The ballad consists in a tale that an ancient mariner tells a wedding guest: he talks about a voyage, which he made with his crew on a ship. In the 1st part he narrates of how they reach the equator and the polar region after a terrible storm and a few days later they see an albatross (that’s a bird of good omen) so things seems to be good, but after the mariner kills him. Coleridge don’t say why the mariner kills the albatross and what’s the motive, underlining the irrationality of the crime; he only shows that the killing is an action against nature and breaks a sacred law of life. In the 2nd part the mariner begins to suffer his punishment for what he has done: the ship doesn’t move, it’s stopped in the middle of the sea and the sailors suffers thirst; the only moving things are some slimy creatures in the sea. In the 3rd part the mariner becomes conscious of what he has done and there’s the apparition of a phantom ship on which there are two creatures, Death an Life-in-Death, that are casting dice to decide the fate of mariners. At the end Death wins the mariner’s fellow (who all die) and Life-in-Death wins the mariner’s life. In the 4th part the mariner is lonely but a night he see a beautiful water snakes and he begin to reestablish his relationship with nature. In the 5th part the mariner’s redemption continues: the ship begins to move and celestial spirits appear near the corpses of dead men. At the end of the story the mariner gains the wedding guest’s sympathy but Coleridge doesn’t give any other information so he lets the reader suppose that the mariner’s sense of guilt will end only with his death.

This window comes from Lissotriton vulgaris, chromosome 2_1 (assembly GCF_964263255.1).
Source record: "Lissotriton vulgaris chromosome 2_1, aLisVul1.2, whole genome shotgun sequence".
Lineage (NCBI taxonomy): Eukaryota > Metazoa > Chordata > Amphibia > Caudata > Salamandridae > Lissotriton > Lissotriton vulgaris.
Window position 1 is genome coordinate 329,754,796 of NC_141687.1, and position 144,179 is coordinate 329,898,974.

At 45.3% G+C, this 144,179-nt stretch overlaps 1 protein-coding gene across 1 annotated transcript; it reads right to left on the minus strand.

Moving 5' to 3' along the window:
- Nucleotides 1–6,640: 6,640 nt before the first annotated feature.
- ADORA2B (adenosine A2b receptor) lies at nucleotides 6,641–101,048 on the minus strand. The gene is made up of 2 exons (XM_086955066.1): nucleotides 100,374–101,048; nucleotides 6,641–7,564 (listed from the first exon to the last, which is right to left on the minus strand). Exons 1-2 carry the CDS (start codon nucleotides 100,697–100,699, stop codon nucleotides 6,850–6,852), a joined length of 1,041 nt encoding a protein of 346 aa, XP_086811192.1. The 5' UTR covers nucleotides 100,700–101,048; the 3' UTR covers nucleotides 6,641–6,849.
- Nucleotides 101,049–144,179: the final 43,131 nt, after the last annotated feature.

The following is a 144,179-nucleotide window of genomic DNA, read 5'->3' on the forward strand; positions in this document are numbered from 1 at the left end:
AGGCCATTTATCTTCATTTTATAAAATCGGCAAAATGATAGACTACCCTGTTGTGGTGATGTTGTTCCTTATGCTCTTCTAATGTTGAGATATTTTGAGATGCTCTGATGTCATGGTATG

Characteristics of the ballad
The atmosphere is charged with mystery because of the use of the supernatural and the commonplace. The poem contains the main features of the medieval ballad: musicality through the use of repetitions and refrain, alliteration, onomatopoeias, rhyme, use of archaism, the theme of travel, the tragic story, combination of dialogue and narration, the four-line stanza, and presence of supernatural elements.
The presence of the moral at the end makes this a romantic ballad.